• Zach says:

          Even taking your word that everything you and their FAQ say is true, does it matter? I sign up for Signal, and everyone who has me in my contacts list, from my good friend to the woman I bought a chair from off of Craigslist 15 years ago, gets a big notification about it, and I don't even have a choice in the matter. I click a button, and without my even knowing it, the app bothers a whole group of people by interrupting them with a thing with my name on it.

          That's the sort of hostile growth hacking shit beloved by Chief Growth Officers who are convinced that achieving the right hockey stick graph will make them god's gift to humanity, but anyone remotely familiar with the basics of normal human behavior knows that the proper way to act when you enter a building is not to run around interrupting every single person inside who has ever heard of you merely to announce your presence, and merely transporting the interaction to the internet doesn't change that.

          • Erorus says:

            Even taking your word that everything you and their FAQ say is true, does it matter?

            First, I just want to make clear, apart from being a Signal user, I have no affiliation with them and don't really care if Signal dies or thrives.

            Second, yes the truth matters. You can say "Foo sucks because of reasons A, B, C, D, and E" but if reason D is obviously false, then that calls into question the other reasons listed.

            Maybe you don't like the user discovery pattern they're using, and I can understand that, but exaggerating it by saying it does something that it really doesn't is being dishonest.

            the app bothers a whole group of people by interrupting them with a thing with my name on it

            It's been a while since someone new has shown up on my Signal contacts list, so I don't recall what happens, but I find it hard to believe that it pops up a notification and interrupts the user when someone they know signs up for Signal. Maybe it does, in which case yeah that's super dumb, but it's so ridiculous I have trouble believing it.

            • jwz says:

              I find it hard to believe that it pops up a notification and interrupts the user when someone they know signs up for Signal.

              Yeah, that would be crazy, right? And (as of 2017) it absolutely literally did that. Probably there's a way to turn it off. Probably you did that. What I did, was uninstall it.

              GROWTH HACKING!!

              • I installed Signal at the insistence of a cryptogeek friend in 2017 and kind of forgot about it.

                Since then, and certainly in the past month, I have gotten a notification when someone in my contacts list installed the app.

                It is horrible, but when parler shut down a number of right wing conspiracy theorists decided to use Signal instead. I have been morbidly curious to see which of my relatives and old acquaintances are in this group.

            • Zach says:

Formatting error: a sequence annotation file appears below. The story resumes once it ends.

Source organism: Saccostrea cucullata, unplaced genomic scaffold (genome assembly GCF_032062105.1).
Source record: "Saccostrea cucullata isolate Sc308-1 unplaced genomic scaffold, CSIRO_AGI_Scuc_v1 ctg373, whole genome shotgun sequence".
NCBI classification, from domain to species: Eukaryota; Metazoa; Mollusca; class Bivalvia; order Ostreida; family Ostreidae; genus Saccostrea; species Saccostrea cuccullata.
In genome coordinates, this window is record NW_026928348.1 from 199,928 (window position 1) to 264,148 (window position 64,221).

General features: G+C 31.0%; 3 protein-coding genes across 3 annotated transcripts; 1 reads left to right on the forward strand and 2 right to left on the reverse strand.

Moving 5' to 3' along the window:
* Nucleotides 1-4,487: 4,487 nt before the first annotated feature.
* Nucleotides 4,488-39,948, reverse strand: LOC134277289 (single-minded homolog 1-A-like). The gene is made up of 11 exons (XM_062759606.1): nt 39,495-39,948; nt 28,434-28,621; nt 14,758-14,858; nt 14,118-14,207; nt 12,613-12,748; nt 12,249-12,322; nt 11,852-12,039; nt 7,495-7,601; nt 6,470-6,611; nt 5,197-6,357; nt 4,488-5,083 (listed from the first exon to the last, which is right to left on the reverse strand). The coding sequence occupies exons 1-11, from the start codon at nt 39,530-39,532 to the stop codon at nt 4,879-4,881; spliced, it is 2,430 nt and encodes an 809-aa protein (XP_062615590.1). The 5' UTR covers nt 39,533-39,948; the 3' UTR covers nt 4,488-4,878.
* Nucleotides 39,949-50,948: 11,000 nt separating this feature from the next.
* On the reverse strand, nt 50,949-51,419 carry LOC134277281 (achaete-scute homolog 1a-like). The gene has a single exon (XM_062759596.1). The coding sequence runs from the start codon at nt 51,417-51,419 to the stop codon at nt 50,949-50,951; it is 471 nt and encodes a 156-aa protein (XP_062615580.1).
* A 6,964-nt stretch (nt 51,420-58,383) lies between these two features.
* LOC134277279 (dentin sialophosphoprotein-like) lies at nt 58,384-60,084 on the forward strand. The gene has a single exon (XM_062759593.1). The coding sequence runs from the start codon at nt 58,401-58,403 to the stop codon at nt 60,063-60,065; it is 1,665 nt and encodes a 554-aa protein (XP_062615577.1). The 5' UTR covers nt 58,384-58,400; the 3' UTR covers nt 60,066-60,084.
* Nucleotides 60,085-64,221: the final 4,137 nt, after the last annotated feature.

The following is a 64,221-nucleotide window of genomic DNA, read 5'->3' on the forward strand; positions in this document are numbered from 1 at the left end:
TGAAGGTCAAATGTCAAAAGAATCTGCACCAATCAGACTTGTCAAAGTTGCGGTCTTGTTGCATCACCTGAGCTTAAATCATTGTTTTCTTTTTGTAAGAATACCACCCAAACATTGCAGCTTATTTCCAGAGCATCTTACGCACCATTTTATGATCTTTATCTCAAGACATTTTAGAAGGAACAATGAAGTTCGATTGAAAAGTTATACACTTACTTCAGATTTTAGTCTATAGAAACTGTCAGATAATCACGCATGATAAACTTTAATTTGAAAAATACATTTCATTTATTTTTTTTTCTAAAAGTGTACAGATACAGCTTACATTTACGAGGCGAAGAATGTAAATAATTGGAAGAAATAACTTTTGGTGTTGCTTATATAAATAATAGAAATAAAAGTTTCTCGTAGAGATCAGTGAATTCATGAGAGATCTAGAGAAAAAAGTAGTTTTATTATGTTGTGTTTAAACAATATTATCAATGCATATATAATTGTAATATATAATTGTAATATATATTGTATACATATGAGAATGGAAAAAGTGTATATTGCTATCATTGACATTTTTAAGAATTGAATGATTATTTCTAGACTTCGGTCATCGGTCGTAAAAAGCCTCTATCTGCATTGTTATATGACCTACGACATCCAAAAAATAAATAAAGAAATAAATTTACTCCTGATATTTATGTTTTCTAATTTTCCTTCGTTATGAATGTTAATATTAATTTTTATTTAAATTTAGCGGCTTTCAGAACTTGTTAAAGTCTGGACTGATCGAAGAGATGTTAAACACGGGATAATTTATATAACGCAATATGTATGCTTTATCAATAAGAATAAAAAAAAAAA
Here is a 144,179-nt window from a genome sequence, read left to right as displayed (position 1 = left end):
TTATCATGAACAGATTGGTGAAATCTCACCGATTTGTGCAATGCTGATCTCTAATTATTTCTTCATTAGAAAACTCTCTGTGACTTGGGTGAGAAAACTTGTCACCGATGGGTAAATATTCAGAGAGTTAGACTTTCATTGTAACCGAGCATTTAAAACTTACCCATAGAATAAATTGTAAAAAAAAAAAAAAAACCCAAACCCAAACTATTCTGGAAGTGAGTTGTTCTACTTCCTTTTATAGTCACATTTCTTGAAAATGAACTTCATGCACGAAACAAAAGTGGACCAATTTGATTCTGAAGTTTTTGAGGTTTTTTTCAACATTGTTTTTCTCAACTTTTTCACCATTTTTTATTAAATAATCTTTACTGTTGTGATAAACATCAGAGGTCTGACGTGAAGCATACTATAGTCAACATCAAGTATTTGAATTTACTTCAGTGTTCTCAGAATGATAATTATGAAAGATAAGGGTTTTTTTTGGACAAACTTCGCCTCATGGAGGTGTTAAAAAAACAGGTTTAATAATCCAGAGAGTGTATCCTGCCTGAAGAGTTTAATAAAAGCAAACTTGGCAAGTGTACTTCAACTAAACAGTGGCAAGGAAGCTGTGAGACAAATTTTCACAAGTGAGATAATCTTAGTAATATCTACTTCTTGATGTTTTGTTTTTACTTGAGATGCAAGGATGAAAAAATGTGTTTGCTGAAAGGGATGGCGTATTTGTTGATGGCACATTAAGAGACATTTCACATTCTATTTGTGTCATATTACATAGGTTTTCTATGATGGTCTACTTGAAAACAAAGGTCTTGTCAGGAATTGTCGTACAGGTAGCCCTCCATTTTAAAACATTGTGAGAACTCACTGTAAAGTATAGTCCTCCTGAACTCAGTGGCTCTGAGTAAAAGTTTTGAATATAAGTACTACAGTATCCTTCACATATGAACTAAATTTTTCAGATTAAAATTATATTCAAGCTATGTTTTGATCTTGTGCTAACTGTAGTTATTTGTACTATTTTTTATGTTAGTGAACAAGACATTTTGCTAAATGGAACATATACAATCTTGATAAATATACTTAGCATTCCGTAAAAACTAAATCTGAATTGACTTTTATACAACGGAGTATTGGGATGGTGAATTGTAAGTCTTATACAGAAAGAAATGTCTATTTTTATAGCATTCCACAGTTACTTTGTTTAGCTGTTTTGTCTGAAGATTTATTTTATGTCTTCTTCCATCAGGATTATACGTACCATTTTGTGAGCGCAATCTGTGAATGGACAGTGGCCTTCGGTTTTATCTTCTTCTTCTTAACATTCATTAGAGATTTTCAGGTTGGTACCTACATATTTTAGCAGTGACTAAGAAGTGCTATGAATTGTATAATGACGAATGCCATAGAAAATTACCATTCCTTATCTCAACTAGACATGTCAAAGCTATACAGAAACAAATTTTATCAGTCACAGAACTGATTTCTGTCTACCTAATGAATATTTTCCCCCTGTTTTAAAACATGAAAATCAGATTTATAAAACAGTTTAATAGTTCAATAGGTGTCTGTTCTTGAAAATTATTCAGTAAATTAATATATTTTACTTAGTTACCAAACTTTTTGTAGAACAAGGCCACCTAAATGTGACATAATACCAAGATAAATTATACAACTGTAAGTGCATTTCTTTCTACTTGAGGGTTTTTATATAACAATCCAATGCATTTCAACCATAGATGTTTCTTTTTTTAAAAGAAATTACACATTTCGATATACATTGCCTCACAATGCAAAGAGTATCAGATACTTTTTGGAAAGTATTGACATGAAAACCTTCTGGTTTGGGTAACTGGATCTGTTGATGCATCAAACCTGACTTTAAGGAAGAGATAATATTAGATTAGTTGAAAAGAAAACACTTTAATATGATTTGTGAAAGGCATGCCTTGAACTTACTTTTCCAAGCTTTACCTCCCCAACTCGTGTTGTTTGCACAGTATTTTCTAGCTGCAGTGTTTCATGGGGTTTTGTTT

Sure, it's important to accurately describe the way in which they're being disgusting, and there is a slight distinction between notifying people who already have your number and notifying your contacts, but the fact remains that an app which is supposed to be about "privacy" insists on forcing its brand new users to involuntarily become the sorts of assholes who burst into rooms and announce "behold my presence! I am here!" to people they haven't talked to in two decades because someone decided it would be better for growth metrics.

              As far as I know, yes, it pops up a notification unless you go into settings to disable it (and only the recipient can disable it; I can't disable this as a new user who signs up for Signal).

              "Growth hacking" has become VC speak for "I'm going to behave in a way that's super dumb and so ridiculous I have trouble believing it but it's ok because it's good for the KPIs." If Signal is going to put "behave with basic human decency" behind growth in their priorities list, why should I believe anything else they say?

              • Erorus says:

                Wow, yeah looks like they default to popping up a notification when someone on your contacts list becomes a new Signal user. I found a setting to disable that at the bottom of the notifications settings page in the app. (And, as you say, the new user cannot opt out of firing the notifications on everyone's phone, only the receiver can opt out of getting notifications of other new users.)

                I shouldn't be surprised, notifications are a common (ugly) way to keep eyeballs on your app nowadays. Oh well.

            • tfb says:

              I have some acquaintances who are not particularly computer people. I think they were WhatsApp users until early this year when the whole WhatsApp fuckage happened. I have Signal on my phone still although I've not used it for a year or so. And I got notifications when they installed Signal. I know this because I got quite a lot of alerts, and it prompted me to turn off notifications at the phone level for Signal.

        • MattyJ says:

          If you are feeling compelled to do UAT on a published app to verify it does what it says it does, time for a new app.